Talk:Bear

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Former good article nominee Bear was a Natural sciences good articles nominee, but did not meet the good article criteria at the time. There are suggestions below for improving the article. Once these issues have been addressed, the article can be renominated. Editors may also seek a reassessment of the decision if they believe there was a mistake.
December 14, 2009 Good article nominee Not listed
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Female bear a Sow, Male Bear a Boar?[edit]

I just read an article online where a female bear is called a sow, which I find very hard to believe. I did, however, find a couple of other online-sources that appear to confirm this. Does anyone have information on the topic? Thanks VetLH (talk) 07:54, 2 May 2011 (UTC)

Sorry for the very late reply, but in case anyone is still waiting, sow is the only identifier I have ever heard for an adult female bear, other than simply "female" or "mother". Found a ref fairly easily by googling "sow bear" [1]. Beeblebrox (talk) 02:47, 2 September 2011 (UTC)

"To this day, they play a prominent role in the arts"[edit]

As opposed to other animals? — Preceding unsigned comment added by 184.210.232.10 (talk) 22:28, 12 November 2011 (UTC)

NAMES[edit]

The name Bernard is derived from the Germanic element bern "bear" combined with hard "brave, hardy".--88.13.102.5 (talk) 17:18, 23 April 2012 (UTC)

Edit request on 13 July 2012[edit]

The brown bear is not the national animal of Germany. That is the eagle.

Nordlander1 (talk) 20:59, 13 July 2012 (UTC)

Removed, thanks. --NeilN talk to me 21:32, 13 July 2012 (UTC)

Corrections[edit]

Paragraph 2 - "the remaining six species are omnivorous"; as omnivorous means they eat plants and animals, it is redundant to spell this out later in the sentence! I have removed the repetition.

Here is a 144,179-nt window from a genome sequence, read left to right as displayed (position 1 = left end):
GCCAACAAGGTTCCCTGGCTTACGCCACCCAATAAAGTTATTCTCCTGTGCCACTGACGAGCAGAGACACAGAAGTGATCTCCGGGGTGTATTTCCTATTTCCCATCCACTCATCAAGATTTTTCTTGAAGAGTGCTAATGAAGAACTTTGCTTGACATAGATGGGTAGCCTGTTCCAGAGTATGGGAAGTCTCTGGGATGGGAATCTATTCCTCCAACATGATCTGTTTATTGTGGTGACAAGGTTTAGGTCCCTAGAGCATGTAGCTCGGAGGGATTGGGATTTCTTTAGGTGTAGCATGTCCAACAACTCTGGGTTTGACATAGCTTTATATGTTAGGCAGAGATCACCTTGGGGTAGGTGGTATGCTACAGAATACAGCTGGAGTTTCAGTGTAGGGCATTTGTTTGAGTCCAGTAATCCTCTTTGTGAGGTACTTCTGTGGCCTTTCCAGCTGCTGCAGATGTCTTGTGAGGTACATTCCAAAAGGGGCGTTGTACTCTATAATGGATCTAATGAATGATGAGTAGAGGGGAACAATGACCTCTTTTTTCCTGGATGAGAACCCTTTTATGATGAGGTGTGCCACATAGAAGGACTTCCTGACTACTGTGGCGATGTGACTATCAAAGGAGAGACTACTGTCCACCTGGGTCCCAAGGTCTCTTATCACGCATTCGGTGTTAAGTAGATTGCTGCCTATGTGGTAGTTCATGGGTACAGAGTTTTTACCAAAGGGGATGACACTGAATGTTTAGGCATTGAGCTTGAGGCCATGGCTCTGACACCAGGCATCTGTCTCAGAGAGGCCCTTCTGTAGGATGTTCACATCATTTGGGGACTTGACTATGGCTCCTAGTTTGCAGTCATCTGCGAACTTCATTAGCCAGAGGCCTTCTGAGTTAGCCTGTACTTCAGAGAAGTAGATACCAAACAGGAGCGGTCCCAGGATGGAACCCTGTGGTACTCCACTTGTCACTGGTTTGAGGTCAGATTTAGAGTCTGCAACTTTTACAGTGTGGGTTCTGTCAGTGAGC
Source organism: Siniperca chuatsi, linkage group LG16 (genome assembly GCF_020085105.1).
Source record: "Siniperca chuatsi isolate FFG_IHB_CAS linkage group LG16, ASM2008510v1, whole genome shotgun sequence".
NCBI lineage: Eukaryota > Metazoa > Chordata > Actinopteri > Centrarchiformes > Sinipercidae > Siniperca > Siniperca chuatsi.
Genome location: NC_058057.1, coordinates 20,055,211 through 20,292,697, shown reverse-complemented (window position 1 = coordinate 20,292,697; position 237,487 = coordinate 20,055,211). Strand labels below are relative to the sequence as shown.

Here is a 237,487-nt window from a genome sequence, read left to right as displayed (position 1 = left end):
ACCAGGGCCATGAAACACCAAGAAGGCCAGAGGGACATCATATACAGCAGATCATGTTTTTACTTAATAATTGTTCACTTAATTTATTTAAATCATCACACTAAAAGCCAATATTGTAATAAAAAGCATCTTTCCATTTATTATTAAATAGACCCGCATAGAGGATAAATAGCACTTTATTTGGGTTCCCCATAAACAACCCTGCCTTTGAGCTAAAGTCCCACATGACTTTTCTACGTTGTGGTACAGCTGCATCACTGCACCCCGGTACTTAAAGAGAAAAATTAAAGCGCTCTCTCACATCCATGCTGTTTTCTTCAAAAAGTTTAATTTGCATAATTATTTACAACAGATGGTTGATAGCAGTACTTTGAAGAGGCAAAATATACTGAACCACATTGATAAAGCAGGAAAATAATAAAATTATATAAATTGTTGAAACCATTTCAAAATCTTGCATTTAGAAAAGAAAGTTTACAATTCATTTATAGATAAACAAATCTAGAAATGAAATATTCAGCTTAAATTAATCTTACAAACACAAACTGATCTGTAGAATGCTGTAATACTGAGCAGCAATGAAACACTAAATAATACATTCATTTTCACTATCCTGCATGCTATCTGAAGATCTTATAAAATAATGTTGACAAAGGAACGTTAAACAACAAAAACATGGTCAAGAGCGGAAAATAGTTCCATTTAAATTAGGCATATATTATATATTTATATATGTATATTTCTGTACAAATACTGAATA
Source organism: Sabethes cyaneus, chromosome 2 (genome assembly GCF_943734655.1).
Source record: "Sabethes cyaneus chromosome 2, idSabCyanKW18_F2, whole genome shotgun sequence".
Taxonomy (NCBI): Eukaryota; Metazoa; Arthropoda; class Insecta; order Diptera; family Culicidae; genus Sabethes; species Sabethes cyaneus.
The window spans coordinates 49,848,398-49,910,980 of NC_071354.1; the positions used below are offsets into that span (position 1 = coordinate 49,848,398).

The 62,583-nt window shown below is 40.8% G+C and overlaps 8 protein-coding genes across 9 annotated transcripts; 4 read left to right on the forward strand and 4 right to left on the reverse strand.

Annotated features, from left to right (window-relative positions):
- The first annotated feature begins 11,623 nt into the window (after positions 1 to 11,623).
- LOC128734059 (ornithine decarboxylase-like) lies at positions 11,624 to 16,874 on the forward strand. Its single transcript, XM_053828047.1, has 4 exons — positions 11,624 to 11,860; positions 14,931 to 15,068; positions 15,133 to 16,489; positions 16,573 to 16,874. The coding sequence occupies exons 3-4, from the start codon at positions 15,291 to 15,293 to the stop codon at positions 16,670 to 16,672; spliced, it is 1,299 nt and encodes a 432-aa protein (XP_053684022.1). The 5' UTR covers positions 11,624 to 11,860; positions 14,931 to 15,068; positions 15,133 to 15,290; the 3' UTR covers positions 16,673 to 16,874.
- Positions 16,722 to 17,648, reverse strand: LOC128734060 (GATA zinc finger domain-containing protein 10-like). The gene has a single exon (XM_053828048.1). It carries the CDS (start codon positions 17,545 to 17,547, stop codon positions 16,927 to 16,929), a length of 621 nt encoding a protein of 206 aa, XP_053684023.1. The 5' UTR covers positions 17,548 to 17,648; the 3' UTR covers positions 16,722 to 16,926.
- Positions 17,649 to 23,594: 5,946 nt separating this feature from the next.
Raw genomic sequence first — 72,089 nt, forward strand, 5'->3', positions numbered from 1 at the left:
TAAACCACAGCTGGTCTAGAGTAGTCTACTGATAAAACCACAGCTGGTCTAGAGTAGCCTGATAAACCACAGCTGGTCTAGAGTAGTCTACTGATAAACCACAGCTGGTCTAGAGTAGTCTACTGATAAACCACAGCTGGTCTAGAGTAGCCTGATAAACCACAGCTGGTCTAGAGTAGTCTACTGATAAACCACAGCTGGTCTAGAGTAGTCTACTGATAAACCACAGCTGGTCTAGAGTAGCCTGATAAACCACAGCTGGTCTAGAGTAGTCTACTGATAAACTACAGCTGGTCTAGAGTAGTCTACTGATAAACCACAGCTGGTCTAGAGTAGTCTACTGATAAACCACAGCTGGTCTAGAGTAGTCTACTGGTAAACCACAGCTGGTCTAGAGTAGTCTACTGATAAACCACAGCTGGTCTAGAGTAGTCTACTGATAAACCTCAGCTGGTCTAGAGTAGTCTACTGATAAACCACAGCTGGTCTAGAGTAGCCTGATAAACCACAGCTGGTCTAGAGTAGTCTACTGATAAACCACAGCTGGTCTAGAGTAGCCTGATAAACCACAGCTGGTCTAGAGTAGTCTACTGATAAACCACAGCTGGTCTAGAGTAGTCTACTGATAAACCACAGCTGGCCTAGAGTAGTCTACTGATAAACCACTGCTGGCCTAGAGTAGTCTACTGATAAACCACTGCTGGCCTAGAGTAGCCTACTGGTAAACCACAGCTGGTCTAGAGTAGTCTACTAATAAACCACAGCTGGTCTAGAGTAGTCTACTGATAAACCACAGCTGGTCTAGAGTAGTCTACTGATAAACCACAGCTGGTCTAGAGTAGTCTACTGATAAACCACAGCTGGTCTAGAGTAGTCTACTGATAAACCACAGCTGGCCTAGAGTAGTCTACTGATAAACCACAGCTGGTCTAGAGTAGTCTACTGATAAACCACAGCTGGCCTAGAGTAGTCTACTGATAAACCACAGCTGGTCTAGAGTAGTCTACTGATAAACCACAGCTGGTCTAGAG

Section Morphology, Paragraph 2 - As the Procyonidae are also plantigrade (and also the Mephitidae and Ailuridae?), I have added 'most'. Also amended wording for the picture of the bear's foot: removed 'rear' - bears are plantigrade, which means all 4 feet; if only hind feet they would have been defined as partially plantigrade.

Section Diet and interspecific interactions, Paragraph 2 - "Although (besides polar bears) both species of black bear ...": I have removed the bit about polar bears; it is completely unneccessary and somewhat misleading - to me, it implies, albeit weakly, that polar bears are black bears!

Section Relationship with humans, Paragraph 2 - "Bears may also come into conflict with humans where they raid crops or attack livestock.": Poor sentence construction; it is not explicitly clear whether it is humans or bears that are raiding the crops - I have rearranged word order.

PS Why is it that the problem is always with Paragraph 2?Glevum (talk) 12:13, 15 August 2012 (UTC)

Edit request on 7 November 2012[edit]

In the first paragraph, the information should read: Bears are found ON the continents of ... The preposition usage is incorrect. We find things are ON continents but IN counties, towns, cities, regions, etc. 173.2.227.119 (talk) 20:58, 7 November 2012 (UTC)

Done Minor grammar fix only. —KuyaBriBriTalk 22:06, 7 November 2012 (UTC)

Edit request on 12 November 2012[edit]